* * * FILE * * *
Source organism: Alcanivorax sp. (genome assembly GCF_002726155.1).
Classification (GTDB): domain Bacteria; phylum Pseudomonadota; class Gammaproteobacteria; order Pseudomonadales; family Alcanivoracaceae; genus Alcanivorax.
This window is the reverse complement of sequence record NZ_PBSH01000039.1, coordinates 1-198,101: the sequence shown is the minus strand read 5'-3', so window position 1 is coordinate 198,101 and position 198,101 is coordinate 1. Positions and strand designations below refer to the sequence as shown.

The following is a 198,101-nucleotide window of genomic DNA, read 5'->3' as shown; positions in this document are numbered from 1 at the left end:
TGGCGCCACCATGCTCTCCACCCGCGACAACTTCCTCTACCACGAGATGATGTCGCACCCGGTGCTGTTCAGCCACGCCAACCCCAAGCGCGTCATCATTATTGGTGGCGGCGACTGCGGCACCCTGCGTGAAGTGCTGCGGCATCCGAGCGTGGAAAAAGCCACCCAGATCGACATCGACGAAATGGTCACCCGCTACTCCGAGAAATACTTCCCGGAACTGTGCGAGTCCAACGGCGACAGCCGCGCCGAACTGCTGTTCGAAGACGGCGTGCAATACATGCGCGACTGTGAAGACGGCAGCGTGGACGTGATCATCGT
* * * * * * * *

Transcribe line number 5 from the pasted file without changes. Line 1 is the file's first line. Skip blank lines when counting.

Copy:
TGGCGCCACCATGCTCTCCACCCGCGACAACTTCCTCTACCACGAGATGATGTCGCACCCGGTGCTGTTCAGCCACGCCAACCCCAAGCGCGTCATCATTATTGGTGGCGGCGACTGCGGCACCCTGCGTGAAGTGCTGCGGCATCCGAGCGTGGAAAAAGCCACCCAGATCGACATCGACGAAATGGTCACCCGCTACTCCGAGAAATACTTCCCGGAACTGTGCGAGTCCAACGGCGACAGCCGCGCCGAACTGCTGTTCGAAGACGGCGTGCAATACATGCGCGACTGTGAAGACGGCAGCGTGGACGTGATCATCGT